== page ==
Reptile Survey Volunteer


Photo by Jason Steel

Take part in this survey to help us understand how landscape scale conservation is restoring connections in the landscape for reptiles and other wildlife.

Position details




Any Day



Contact details

For enquiries about Nature's Sure Connected and how to volunteer email Volunteering

If you have any other enquiries about how you can get involved with the reptile monitoring or would like information about the other Nature's Sure Connected opportunities contact Alana Skilbeck via email 

Why is this important?

The natural world isn’t just something for us to enjoy; it sustains us. Our ecosystems and their component species also underpin many of the economic and social benefits that enrich people’s lives. The fragmentation of landscapes and isolation of habitat patches put our very survival and prosperity under threat, which is why we work to reconnect these broken links. Through consultation conducted by Kent Wildlife Trust as part of Nature’s Sure Connected, the conservation community have helped us prioritise four key questions that will help us understand whether landscape-scale conservation is working across Kent and beyond. One of these questions is about connectivity - is the landscape joined-up well enough for wildlife to move from one place to another?

Reptiles can only move through the landscape when suitable connections exist, and this means that monitoring them can help us determine if the work we do is joining up habitats again. Sadly, reptiles are under threat in Kent, from development, persecution and loss of habitat. Without connected habitat species like the adder can’t disperse and colonize new areas, placing them at further risk. This is very worrying, not only for reptiles but also because of what this tells us about the broken links in our environment and the consequences for the natural environment. As part of this project Kent Wildlife Trust and Kent Reptile and Amphibian Group are working together to see whether connectivity is improving.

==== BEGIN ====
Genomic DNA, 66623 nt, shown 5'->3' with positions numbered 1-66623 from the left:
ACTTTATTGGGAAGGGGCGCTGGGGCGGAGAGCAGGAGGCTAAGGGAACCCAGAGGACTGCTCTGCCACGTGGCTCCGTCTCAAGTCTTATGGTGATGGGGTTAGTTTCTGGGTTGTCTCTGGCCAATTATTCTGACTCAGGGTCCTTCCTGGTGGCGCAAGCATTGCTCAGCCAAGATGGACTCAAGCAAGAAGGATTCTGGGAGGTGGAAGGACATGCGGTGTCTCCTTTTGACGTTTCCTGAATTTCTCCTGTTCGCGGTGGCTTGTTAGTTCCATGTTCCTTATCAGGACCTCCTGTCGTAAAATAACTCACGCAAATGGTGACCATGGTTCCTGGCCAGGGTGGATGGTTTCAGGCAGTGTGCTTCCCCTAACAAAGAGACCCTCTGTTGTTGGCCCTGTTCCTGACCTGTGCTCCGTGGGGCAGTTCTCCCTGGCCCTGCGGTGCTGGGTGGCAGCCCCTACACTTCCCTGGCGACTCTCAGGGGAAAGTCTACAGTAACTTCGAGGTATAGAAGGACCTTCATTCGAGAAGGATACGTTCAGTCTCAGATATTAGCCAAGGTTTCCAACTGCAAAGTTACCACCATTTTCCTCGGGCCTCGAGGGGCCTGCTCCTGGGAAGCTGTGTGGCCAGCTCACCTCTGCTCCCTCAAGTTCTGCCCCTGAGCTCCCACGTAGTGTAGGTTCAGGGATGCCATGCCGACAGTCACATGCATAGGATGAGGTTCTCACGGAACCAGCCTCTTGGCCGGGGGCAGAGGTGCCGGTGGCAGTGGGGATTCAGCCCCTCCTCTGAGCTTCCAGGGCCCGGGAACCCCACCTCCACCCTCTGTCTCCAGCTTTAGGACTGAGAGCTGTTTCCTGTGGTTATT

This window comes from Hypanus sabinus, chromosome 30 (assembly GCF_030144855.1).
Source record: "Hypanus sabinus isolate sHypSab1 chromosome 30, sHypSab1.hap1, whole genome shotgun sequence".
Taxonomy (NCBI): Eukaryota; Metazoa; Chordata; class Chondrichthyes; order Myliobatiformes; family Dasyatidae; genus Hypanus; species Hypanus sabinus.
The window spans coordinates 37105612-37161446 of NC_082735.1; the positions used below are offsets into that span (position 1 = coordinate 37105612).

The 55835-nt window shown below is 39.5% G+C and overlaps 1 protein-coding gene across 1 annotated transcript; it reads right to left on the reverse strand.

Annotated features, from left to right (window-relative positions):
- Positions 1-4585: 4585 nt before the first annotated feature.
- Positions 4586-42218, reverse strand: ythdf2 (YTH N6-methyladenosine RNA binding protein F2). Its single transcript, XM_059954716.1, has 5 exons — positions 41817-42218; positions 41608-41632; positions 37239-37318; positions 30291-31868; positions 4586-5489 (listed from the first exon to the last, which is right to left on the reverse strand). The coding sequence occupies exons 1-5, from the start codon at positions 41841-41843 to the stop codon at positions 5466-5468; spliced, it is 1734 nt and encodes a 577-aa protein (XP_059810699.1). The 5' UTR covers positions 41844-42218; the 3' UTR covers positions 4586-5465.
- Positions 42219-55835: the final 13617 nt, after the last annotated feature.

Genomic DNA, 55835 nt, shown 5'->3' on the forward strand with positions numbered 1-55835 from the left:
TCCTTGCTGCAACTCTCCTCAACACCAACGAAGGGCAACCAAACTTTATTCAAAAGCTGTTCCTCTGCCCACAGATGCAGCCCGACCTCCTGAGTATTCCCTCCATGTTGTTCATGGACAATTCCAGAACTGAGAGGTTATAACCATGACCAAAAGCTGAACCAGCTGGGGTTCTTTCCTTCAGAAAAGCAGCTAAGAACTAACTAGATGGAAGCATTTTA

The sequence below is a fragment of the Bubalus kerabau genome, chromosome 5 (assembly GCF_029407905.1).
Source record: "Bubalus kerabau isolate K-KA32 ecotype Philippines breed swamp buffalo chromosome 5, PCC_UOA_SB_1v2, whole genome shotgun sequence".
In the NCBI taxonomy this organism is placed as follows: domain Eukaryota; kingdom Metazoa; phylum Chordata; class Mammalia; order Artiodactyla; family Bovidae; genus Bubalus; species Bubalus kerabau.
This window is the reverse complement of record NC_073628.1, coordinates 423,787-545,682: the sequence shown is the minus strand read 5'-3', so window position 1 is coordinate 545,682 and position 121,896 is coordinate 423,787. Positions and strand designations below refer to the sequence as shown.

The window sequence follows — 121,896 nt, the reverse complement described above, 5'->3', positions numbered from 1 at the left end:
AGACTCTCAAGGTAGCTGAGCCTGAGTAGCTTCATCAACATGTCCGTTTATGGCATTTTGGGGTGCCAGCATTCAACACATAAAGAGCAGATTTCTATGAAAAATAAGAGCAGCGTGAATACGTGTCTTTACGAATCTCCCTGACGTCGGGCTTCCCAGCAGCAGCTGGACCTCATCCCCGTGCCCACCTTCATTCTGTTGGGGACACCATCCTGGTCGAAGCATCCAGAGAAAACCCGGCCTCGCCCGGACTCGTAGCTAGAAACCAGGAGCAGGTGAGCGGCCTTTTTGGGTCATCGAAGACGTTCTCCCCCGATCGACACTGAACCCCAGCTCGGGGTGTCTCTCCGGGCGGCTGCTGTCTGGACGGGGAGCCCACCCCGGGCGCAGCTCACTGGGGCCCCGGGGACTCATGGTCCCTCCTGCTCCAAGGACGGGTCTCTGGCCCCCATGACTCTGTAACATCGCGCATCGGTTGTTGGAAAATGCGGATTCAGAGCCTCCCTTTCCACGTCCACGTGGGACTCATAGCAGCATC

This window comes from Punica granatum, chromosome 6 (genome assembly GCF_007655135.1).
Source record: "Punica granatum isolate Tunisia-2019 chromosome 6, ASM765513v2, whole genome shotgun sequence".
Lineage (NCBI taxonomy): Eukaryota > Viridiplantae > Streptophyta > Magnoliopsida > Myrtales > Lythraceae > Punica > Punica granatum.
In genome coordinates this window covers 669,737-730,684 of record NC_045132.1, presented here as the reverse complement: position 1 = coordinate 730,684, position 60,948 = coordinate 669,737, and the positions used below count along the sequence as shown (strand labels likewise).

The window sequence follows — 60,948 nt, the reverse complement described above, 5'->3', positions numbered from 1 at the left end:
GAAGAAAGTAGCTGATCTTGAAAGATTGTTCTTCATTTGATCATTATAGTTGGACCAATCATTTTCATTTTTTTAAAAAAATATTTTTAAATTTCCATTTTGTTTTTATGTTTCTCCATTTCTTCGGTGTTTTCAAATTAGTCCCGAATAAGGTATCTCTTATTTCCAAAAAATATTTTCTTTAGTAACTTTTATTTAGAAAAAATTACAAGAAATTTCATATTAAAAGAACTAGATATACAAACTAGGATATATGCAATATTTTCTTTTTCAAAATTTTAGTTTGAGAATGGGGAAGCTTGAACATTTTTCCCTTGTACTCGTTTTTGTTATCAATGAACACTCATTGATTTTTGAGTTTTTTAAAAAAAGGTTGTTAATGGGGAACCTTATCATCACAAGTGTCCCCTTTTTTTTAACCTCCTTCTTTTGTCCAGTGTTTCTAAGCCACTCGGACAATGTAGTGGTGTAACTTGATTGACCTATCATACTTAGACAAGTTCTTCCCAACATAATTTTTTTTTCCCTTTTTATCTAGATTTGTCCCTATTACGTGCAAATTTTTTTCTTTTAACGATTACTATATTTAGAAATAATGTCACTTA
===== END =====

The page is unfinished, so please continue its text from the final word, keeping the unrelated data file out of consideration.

A total of 11 sites were surveyed for adders in 2019. Sadly no sightings of adder were recorded nonetheless this result was anticipated, based on the slow dispersal rate of this species. The survey has established baseline absence data for these sites, providing the baseline for future surveys. 

Longfield Chalk Bank

Greg Hitchcock

How can I help?

By looking for reptiles, and searching near to where we know they already are, you can help us understand if reptiles are able to move from one patch to another. Each survey will take approximately one hour and can be done at your own leisure during suitable weather conditions for reptiles. We will be providing training dates to help with both conducting the surveys as well as identification skills for the four reptile species that can be found in Kent.


Adder, photo by Selwyn Dennis

Adder, photo by Selwyn Dennis

Reptile identification and survey training

To support you in developing the skills you will need to take part in this survey, please try to attend one of our training sessions. These training sessions are provided for registered Natures Sure Connected volunteers and will be running in 2020. 

Dates TBC

For more information about these dates or to book a place please email

Take part in this survey

To volunteer for this survey you just need to follow the three simple steps below:

1. Register your interest by emailing
2. Sign up for your survey site (these will be sent via email in the form of an online sign up sheet)
3. Attend a training session